The number of failed asylum seekers waiting to be deported by the Home Office has risen by more than 5,000 in a year.
According to Home Office figures, more than 32,000 migrants whose asylum claims were rejected were “subject to removal” at the end of June with the number deported falling from 5,433 to 4,118, reports The Times.
A staggering drop in enforced removals has been noted over the past 12 years, with the number of failed asylum seekers being deported falling from almost 15,000 in 2004 to 2,365 in 2016. The number of those leaving voluntarily fell to a low of 1,752.
The Home Office said: “Every effort is made to swiftly remove individuals who have not left the UK voluntarily. However, we may need to clear legal barriers, secure documentation or overcome other obstacles before we can return an individual.”
The Home Office has come under criticism for failure to deport asylum seekers who have been denied refugee status.
Judges Rule it Would ‘Not Be Fair’ to Deport Paedophile Refugee https://t.co/4eJwEZsXkT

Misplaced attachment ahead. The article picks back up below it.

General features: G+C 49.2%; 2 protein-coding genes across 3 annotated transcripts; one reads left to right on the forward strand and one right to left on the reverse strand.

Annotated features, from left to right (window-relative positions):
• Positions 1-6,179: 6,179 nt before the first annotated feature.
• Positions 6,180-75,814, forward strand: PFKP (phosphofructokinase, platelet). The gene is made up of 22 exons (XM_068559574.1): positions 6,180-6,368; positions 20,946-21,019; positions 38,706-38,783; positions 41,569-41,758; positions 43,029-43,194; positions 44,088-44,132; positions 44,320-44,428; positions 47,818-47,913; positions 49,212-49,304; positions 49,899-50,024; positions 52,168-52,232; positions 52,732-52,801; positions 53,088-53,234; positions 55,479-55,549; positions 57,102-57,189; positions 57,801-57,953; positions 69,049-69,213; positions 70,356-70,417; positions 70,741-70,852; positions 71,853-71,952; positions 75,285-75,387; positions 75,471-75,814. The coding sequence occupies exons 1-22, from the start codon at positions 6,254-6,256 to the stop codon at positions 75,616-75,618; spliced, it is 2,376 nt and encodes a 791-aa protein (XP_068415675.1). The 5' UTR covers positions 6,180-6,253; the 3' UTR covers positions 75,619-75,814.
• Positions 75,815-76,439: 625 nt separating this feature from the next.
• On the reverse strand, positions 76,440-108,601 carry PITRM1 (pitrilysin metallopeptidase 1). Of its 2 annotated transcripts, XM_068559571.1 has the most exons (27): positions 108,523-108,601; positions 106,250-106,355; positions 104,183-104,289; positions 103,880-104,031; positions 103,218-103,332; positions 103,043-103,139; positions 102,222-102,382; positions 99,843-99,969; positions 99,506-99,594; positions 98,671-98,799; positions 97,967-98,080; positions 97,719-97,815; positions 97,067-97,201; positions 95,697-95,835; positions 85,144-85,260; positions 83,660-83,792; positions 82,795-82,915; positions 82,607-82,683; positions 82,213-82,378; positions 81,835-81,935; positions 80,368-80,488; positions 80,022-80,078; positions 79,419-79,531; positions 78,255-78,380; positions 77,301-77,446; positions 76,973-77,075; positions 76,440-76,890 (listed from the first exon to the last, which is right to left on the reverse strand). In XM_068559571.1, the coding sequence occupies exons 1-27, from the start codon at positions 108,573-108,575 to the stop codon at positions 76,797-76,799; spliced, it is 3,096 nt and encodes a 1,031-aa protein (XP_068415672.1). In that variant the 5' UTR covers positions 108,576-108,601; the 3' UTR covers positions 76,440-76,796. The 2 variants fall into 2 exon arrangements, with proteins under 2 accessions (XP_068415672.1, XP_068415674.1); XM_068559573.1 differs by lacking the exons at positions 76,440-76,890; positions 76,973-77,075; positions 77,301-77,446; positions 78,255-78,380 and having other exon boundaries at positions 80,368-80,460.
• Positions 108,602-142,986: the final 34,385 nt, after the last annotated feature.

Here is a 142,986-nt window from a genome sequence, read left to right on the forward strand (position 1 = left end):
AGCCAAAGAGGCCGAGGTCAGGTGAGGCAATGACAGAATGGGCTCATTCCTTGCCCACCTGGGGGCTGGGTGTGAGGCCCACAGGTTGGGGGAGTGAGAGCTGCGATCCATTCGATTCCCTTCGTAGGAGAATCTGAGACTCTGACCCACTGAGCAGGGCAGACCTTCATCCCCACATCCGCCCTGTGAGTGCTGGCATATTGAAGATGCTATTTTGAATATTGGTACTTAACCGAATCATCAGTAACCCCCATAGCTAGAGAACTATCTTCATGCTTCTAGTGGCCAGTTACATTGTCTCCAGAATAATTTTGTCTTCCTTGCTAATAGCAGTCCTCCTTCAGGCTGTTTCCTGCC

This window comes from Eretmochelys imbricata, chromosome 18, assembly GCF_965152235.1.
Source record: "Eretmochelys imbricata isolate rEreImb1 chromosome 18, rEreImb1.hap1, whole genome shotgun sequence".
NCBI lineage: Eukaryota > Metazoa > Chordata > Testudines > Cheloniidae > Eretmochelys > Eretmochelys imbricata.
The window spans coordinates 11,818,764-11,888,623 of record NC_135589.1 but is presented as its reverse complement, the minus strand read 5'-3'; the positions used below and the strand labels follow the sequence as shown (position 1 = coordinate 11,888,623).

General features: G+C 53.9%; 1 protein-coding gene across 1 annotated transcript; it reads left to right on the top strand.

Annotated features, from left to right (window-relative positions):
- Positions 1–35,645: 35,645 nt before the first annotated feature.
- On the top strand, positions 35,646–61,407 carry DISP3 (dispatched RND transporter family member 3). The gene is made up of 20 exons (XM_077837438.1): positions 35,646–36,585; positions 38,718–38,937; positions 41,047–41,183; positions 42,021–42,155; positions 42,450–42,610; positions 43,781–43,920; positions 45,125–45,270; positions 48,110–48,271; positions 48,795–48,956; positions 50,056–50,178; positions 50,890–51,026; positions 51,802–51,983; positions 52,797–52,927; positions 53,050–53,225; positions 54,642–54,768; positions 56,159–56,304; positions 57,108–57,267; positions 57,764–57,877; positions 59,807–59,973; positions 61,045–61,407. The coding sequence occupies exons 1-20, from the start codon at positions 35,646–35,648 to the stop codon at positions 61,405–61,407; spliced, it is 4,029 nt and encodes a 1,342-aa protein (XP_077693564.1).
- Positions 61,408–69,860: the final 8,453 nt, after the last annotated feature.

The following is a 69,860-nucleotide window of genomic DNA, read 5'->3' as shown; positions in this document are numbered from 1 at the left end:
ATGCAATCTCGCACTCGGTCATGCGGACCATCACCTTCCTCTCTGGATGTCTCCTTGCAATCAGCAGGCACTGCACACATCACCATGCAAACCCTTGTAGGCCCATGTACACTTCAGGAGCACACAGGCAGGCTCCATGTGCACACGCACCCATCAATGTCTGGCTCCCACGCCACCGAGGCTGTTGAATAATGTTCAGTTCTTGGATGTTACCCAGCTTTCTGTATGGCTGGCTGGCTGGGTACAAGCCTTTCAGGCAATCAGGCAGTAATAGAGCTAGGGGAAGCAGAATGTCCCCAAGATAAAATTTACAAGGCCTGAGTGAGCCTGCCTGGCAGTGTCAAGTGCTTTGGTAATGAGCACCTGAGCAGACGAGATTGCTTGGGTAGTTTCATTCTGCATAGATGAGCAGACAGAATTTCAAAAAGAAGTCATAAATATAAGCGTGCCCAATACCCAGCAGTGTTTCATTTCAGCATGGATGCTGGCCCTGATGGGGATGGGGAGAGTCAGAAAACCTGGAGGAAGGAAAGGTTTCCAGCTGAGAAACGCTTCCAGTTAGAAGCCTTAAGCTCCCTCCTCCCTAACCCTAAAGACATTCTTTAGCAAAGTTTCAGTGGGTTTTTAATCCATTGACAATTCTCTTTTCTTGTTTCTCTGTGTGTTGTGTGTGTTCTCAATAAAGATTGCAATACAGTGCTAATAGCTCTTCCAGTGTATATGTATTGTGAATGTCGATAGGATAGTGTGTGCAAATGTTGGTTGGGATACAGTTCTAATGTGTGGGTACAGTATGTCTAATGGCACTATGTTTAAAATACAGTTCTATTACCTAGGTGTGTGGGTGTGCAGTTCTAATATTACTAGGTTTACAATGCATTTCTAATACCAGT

— Breitbart London (@BreitbartLondon) June 15, 2017
In 2016, it was revealed that two-thirds of failed asylum seekers who came to the UK more than a decade ago were still in the country, including people who committed multiple crimes.
The Government was also criticised for wasting £1.9 million on “phantom” deportations by buying aeroplane tickets for failed asylum seekers who did not show up for their flights back to their home countries.
The bill, incurred whilst Prime Minister Theresa May was home secretary, was at a three-year high.
The Home Office also paid out £420,000 in legal fees in a case when a spouse was denied access to the UK and £320,000 when a decision to exclude two people from the country was overturned.
A Home Office minister admitted last year that the UK is powerless to deport tens of thousands of failed asylum seekers because they refuse to disclose their nationality, exploiting human rights laws that bar the expulsion of failed asylum seekers of unknown origin.